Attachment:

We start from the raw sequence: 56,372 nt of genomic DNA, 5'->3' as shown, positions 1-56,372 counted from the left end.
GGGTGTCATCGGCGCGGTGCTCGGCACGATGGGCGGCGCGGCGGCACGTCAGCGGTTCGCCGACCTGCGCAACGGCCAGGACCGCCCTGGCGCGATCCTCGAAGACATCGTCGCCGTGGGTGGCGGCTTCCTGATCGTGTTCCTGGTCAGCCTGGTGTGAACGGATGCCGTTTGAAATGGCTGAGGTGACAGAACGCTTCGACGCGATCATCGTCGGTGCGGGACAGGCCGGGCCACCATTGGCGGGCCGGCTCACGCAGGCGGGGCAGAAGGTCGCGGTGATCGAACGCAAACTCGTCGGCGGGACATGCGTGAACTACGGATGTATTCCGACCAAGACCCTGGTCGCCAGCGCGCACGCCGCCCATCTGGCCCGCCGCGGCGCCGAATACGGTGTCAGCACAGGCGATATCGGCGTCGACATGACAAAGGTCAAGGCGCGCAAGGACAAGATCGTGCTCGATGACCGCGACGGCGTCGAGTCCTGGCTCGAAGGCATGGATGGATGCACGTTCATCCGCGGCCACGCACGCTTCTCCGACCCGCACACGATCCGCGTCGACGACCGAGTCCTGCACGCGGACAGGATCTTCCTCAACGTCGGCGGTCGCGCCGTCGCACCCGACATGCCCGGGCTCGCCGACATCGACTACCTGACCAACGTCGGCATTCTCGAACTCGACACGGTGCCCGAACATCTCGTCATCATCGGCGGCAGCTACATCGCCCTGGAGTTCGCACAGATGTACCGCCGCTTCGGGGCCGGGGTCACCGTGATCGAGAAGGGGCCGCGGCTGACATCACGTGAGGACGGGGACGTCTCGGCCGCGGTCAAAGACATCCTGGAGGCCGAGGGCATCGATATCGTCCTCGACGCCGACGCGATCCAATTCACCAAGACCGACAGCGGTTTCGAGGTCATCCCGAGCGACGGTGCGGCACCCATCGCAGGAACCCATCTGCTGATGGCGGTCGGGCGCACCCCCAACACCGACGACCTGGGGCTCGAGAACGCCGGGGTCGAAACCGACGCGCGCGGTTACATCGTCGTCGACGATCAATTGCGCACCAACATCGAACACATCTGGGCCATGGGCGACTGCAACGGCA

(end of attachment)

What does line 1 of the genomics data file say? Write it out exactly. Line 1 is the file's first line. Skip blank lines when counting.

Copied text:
We start from the raw sequence: 56,372 nt of genomic DNA, 5'->3' as shown, positions 1-56,372 counted from the left end.